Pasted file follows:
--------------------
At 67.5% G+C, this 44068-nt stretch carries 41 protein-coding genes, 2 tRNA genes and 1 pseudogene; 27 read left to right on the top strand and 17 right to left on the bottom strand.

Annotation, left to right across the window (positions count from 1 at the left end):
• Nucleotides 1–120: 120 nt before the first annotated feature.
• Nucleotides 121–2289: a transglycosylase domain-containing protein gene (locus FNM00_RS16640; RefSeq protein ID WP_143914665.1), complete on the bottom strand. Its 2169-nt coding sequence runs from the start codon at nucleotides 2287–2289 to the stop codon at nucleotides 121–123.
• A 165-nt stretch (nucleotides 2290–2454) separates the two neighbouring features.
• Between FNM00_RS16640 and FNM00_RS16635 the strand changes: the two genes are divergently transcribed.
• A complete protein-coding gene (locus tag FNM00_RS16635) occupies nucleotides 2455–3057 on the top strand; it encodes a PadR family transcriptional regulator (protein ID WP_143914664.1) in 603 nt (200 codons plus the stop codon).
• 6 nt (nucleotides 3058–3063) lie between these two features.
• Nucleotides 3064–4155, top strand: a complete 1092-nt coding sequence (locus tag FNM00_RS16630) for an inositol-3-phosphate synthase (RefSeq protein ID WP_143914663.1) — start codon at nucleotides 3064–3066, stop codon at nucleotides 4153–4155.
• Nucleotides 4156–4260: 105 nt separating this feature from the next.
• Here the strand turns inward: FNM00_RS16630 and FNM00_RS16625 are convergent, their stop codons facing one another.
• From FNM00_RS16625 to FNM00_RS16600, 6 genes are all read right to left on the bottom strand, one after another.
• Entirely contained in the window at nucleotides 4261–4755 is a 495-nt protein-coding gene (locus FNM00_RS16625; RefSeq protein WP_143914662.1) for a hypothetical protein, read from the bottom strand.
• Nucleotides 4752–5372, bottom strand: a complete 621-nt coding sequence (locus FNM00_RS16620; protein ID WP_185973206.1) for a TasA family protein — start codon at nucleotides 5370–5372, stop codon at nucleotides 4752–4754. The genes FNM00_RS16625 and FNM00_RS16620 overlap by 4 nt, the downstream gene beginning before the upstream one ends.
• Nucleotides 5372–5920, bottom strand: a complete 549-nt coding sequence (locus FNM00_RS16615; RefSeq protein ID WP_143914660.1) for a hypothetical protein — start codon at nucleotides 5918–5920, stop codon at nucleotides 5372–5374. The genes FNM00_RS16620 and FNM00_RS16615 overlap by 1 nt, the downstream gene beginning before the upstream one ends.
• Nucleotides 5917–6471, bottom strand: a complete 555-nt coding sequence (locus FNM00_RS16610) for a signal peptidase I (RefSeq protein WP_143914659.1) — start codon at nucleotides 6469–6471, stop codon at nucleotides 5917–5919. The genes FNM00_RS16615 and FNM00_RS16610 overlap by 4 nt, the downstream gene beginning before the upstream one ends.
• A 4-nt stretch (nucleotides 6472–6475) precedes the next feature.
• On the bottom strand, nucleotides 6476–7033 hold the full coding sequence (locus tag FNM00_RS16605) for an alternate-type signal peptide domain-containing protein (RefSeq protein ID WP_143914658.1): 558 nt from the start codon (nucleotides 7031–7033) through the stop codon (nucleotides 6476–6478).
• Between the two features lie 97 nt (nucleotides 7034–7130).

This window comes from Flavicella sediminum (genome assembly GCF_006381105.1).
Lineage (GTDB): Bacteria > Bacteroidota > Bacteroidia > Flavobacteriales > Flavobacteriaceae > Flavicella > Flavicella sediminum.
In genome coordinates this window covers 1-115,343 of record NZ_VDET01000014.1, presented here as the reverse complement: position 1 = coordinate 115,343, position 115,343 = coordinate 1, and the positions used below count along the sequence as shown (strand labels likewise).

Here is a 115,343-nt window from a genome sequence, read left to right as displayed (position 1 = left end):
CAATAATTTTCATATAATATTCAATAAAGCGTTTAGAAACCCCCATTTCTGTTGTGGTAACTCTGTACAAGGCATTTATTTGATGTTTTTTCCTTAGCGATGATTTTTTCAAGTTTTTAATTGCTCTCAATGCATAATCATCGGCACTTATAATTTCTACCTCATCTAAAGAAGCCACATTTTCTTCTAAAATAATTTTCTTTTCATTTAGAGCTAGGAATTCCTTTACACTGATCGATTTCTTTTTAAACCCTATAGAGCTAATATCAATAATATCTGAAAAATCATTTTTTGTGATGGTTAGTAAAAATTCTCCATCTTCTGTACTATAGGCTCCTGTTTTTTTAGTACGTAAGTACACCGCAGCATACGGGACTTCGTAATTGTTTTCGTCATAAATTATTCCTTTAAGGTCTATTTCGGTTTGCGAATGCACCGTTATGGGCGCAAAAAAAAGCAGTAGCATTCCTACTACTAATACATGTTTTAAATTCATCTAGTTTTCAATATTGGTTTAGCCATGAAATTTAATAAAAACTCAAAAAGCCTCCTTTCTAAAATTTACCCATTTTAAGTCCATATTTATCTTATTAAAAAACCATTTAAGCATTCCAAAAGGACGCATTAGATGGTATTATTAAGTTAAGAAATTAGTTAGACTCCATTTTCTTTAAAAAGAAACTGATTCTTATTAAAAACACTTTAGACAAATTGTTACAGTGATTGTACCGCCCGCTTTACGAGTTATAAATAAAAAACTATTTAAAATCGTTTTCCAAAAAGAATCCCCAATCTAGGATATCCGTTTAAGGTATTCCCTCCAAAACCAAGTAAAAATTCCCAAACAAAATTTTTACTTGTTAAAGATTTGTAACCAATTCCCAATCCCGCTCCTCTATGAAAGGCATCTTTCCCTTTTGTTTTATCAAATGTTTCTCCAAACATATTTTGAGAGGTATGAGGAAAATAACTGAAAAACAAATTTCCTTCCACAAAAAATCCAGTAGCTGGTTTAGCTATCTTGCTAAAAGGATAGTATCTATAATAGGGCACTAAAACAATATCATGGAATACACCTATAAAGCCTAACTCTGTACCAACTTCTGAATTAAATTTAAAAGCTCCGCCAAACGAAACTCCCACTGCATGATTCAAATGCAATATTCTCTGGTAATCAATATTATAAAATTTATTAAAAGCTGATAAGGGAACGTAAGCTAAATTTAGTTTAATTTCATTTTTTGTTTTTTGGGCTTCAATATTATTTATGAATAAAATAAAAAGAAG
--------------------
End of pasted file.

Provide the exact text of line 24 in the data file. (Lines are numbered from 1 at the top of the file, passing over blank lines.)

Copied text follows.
CAATAATTTTCATATAATATTCAATAAAGCGTTTAGAAACCCCCATTTCTGTTGTGGTAACTCTGTACAAGGCATTTATTTGATGTTTTTTCCTTAGCGATGATTTTTTCAAGTTTTTAATTGCTCTCAATGCATAATCATCGGCACTTATAATTTCTACCTCATCTAAAGAAGCCACATTTTCTTCTAAAATAATTTTCTTTTCATTTAGAGCTAGGAATTCCTTTACACTGATCGATTTCTTTTTAAACCCTATAGAGCTAATATCAATAATATCTGAAAAATCATTTTTTGTGATGGTTAGTAAAAATTCTCCATCTTCTGTACTATAGGCTCCTGTTTTTTTAGTACGTAAGTACACCGCAGCATACGGGACTTCGTAATTGTTTTCGTCATAAATTATTCCTTTAAGGTCTATTTCGGTTTGCGAATGCACCGTTATGGGCGCAAAAAAAAGCAGTAGCATTCCTACTACTAATACATGTTTTAAATTCATCTAGTTTTCAATATTGGTTTAGCCATGAAATTTAATAAAAACTCAAAAAGCCTCCTTTCTAAAATTTACCCATTTTAAGTCCATATTTATCTTATTAAAAAACCATTTAAGCATTCCAAAAGGACGCATTAGATGGTATTATTAAGTTAAGAAATTAGTTAGACTCCATTTTCTTTAAAAAGAAACTGATTCTTATTAAAAACACTTTAGACAAATTGTTACAGTGATTGTACCGCCCGCTTTACGAGTTATAAATAAAAAACTATTTAAAATCGTTTTCCAAAAAGAATCCCCAATCTAGGATATCCGTTTAAGGTATTCCCTCCAAAACCAAGTAAAAATTCCCAAACAAAATTTTTACTTGTTAAAGATTTGTAACCAATTCCCAATCCCGCTCCTCTATGAAAGGCATCTTTCCCTTTTGTTTTATCAAATGTTTCTCCAAACATATTTTGAGAGGTATGAGGAAAATAACTGAAAAACAAATTTCCTTCCACAAAAAATCCAGTAGCTGGTTTAGCTATCTTGCTAAAAGGATAGTATCTATAATAGGGCACTAAAACAATATCATGGAATACACCTATAAAGCCTAACTCTGTACCAACTTCTGAATTAAATTTAAAAGCTCCGCCAAACGAAACTCCCACTGCATGATTCAAATGCAATATTCTCTGGTAATCAATATTATAAAATTTATTAAAAGCTGATAAGGGAACGTAAGCTAAATTTAGTTTAATTTCATTTTTTGTTTTTTGGGCTTCAATATTATTTATGAATAAAATAAAAAGAAG